There have been calls for the process to be made more competitive and participatory because EC is looked at as an appendage of NRM, which will always cast doubts over the credibility of elections that it organises.
Forum for Democratic Change (FDC) president Patrick Amuriat claims that although his party is aware that EC sometimes declares losers winners in total disregard of the will of the people, they still participate in elections because they stand to win in other ways.
“Where we win, it is big dividend for us. Where we lose, we still gain something out of that participation. When we participate we embolden and conscientise our people. It is good for encouraging our party members who will have lost steam and it is good for the politics of the country,” Mr Amuriat says.
Prof Wangoola says it would be asking for too much for NRM to work democratically.
The list of pending reforms is quite long. It includes, among others, waiving of the requirement for civil servants to resign before nominations, scrapping elections for special interest groups, introduction of five-year bans from elective politics for those found guilty of offences such as bribery and introduction of proportional representation.
In March 2016, the Supreme Court justices who presided over the election petition that Mr Amama Mbabazi filed challenging Mr Museveni’s election victory ordered government to carry out reforms including, among others, extending the period of filing and determination of presidential election petitions to 60 days.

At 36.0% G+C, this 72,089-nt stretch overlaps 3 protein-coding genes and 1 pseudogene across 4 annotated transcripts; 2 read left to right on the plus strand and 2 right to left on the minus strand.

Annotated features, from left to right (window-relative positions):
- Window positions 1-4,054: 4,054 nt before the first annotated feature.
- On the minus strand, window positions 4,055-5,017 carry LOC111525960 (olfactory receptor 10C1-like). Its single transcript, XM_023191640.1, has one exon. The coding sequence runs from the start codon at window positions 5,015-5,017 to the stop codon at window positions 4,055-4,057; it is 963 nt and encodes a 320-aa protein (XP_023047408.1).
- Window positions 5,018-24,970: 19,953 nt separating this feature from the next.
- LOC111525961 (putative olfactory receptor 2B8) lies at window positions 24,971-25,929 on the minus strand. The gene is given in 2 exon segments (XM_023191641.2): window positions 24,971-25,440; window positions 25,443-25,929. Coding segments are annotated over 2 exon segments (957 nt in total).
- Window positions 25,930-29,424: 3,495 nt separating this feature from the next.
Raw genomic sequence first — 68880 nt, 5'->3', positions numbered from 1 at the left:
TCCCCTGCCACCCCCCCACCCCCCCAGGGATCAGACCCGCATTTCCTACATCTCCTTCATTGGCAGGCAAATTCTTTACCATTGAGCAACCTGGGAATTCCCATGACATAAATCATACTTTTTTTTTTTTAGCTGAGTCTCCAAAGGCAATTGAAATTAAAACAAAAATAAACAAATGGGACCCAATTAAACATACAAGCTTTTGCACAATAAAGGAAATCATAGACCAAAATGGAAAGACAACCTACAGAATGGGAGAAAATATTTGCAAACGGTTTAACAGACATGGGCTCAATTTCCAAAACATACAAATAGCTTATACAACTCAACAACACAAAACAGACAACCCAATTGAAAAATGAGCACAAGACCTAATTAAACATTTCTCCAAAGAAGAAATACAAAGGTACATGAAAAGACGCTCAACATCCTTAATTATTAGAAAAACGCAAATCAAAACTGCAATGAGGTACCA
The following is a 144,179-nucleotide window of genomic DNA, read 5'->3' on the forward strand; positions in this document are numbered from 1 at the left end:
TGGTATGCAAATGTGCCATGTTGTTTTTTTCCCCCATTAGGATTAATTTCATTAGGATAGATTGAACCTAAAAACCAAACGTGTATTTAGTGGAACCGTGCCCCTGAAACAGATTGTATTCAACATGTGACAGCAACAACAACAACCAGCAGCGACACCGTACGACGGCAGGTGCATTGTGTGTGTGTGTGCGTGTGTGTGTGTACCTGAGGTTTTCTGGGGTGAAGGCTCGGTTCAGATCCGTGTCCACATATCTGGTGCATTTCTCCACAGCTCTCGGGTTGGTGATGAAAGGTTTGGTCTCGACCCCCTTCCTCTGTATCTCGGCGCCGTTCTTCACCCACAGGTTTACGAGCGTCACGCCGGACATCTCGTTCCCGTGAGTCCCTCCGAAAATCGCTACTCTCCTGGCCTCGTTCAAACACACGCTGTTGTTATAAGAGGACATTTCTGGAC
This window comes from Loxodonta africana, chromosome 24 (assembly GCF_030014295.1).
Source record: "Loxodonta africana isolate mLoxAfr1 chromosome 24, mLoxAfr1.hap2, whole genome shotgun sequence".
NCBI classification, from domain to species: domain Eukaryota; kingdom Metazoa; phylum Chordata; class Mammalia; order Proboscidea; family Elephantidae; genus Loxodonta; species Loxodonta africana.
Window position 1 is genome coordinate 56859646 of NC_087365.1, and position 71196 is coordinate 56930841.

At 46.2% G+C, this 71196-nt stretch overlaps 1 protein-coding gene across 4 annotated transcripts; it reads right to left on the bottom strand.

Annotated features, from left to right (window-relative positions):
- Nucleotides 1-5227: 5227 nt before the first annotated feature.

The judges argued that this would enable both the courts and concerned parties to adequately prepare and present their cases. The judges also wanted media houses that do not grant equal airtime to presidential candidates to be penalised.
Court directed that the reforms be carried out within two years of the ruling to avoid hastily enacted legislation, but government has never complied.
Right from the time the 10th Parliament commenced business, then Speaker Rebecca Kadaga kept calling for the introduction by government of major electoral reforms, but it was not until July 2019 that government tabled the Presidential Elections (Amendment) Bill No.17, 2019, and the Parliamentary Elections (Amendment) Bill No.18, 2019.
Long standing proposals on reforms, including those that had been directed by the court, were, however, conspicuously missing.
From the foregoing, it would appear that NRM does not have the will to carry out any major reforms that would wash the mess off the electoral processes.
Mr Emmanuel Dombo, the director for communications of the ruling NRM, insists that the party has the will to do so. He, however, hastens to add that this will begin with the various actors on the political scene.